But here’s the thing—those opportunities for good works only seem like opportunities if you view your life as a path full of opportunities. If you focus on life as a path full of possible wrong choices and continually ask yourself if you’re on the “right” path, pretty soon, you’re so focused on watching your own feet and on watching where you’re going that you miss out on everything around you. Those good works that God has for you to do will still be accomplished, but your fear of what might go wrong will squelch out any joy that might come from serving God by simply being who He created you to be.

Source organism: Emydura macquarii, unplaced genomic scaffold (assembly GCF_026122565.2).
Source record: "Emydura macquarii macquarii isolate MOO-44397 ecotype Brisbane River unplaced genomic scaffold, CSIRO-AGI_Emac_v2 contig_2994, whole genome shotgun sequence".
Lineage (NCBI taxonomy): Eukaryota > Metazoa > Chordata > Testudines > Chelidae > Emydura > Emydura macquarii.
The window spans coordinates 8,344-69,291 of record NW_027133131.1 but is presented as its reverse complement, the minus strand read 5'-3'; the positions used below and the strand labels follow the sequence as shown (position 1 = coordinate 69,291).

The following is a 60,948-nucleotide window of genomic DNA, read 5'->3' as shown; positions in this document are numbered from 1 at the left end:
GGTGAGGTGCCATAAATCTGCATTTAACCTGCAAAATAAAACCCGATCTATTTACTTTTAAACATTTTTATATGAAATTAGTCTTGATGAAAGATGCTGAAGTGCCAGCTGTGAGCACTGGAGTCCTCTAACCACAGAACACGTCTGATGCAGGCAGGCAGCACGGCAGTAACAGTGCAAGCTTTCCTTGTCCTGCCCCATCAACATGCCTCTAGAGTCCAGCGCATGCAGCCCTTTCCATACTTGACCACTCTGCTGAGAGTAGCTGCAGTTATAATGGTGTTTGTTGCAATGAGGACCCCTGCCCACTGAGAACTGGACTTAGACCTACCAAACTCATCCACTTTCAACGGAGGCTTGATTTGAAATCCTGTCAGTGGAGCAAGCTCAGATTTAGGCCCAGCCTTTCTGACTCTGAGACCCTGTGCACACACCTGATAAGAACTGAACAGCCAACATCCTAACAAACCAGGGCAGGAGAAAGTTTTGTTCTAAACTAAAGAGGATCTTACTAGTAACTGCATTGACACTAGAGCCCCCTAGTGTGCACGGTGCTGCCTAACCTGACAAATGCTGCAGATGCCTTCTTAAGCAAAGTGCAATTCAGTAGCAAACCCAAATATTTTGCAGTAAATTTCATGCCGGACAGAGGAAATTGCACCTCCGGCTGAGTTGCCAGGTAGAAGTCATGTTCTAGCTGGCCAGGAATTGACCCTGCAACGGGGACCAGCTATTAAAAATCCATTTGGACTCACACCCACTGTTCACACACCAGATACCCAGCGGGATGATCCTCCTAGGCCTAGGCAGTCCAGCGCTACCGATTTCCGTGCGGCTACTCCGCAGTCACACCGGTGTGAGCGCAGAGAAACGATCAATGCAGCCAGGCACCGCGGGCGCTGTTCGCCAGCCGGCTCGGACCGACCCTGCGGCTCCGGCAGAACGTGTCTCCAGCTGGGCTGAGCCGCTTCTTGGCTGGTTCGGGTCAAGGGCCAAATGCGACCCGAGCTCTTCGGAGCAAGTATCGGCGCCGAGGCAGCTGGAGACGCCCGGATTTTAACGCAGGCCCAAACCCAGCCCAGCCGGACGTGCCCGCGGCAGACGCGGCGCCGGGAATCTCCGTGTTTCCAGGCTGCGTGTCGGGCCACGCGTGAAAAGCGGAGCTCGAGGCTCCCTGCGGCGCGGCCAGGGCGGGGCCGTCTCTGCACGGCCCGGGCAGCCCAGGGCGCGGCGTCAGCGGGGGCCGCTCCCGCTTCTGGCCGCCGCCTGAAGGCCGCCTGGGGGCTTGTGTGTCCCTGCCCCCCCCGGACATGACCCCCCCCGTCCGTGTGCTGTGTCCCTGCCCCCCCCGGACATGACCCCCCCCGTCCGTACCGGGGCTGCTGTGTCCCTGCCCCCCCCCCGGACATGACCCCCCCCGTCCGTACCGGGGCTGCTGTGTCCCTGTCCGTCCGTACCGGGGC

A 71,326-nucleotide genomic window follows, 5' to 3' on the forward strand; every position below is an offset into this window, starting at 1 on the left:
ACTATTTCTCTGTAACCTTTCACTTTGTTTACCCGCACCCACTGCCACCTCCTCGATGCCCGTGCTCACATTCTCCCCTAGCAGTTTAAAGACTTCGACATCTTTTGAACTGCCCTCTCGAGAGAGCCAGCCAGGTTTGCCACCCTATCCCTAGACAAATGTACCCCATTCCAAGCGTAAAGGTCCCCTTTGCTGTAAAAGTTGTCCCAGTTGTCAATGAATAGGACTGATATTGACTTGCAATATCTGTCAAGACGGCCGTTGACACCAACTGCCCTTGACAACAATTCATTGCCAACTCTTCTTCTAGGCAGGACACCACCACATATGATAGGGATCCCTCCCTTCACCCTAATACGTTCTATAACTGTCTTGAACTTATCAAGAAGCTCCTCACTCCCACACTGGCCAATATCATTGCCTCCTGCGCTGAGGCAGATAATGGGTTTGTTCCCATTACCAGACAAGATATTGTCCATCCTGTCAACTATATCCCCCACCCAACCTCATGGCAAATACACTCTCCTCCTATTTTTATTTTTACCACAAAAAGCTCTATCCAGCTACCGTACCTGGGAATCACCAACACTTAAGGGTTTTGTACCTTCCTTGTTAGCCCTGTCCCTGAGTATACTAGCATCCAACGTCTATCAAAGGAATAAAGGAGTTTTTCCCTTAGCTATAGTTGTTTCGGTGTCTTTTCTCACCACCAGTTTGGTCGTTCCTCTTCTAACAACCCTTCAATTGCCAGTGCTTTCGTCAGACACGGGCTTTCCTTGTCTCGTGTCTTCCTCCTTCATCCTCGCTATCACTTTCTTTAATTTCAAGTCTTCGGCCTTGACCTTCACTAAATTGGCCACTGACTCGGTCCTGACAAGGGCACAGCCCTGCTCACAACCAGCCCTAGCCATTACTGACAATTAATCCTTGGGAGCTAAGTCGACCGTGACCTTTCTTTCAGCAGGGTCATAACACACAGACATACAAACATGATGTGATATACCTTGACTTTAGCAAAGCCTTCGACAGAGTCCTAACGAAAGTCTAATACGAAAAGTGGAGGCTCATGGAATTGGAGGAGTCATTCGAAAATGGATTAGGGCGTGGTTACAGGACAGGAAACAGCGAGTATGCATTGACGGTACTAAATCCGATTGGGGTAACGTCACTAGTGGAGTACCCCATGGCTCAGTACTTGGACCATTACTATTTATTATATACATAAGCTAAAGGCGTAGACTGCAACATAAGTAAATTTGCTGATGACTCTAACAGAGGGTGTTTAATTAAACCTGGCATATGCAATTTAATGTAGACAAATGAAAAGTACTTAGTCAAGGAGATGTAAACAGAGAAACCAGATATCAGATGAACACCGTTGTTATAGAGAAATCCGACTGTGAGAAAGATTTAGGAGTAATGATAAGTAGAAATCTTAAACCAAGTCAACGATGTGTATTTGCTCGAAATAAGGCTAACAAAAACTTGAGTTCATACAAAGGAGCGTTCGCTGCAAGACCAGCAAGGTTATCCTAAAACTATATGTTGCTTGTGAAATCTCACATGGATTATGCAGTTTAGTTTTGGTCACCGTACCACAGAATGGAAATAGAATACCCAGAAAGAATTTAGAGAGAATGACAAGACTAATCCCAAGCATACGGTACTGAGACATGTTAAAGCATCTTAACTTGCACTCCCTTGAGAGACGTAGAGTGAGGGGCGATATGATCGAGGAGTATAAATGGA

This topic is one that is near and dear to my heart, because, as I mentioned before, my path has taken a bit of a winding route. I’ll be 34 this coming weekend, and in the 12 years since I graduated from college, I have lived in 3 states, have held 14 jobs, and have moved 8 times. There have been many, many times that I have looked around at my life and felt like a failure and like there was no possible way I was doing the right thing given how bumpy the ride had been. So often, when I have looked toward the future, I have felt sadness and fear about what might be coming down the pike. But now that I’ve been walking for a little bit longer through this life, here’s something that I’ve finally been able to see clearly—when I look back on where I’ve been, I see how God has used my winding path to put me exactly where I needed to be at exactly the right moment. My twists and turns have brought me to people and places who needed me and the specific set of gifts that I have. Times when I have felt like there was no way I was even on a path and must be lost have brought me to situations where I was able to talk about Jesus and the freedom that comes from knowing Him. Because that’s the thing, friends—freedom doesn’t come from being on the “right” path and feeling like you’re making the “right” life choices. Freedom comes from knowing that no matter where you are, what your life looks like, or where your life takes you, Jesus has already taken care of the hardest part of the journey—He has made it so that you know the ending. Your life path may be a straight line or it may be full of bends in the road, but your destination has already been determined because of what Jesus did on the cross. God sent His Son so that you can know without a doubt that you will spend eternity with Him when this part of your journey is over. And the Father has given the Holy Spirit to be with you and to live in your heart and to remind you of what is true on this side of eternity. What’s true about life is what God wrote through Paul in Romans 8:28—“And we know that in all things, God works for the good of those who love Him, who have been called according to His purpose.” You have been called according to His purpose. God will work for your good no matter what happens in your life. You are not an accident, and your gifts are meant to be used in your life as you walk the path in front of you. Walk that path with joy, knowing that you are loved and that you are never alone.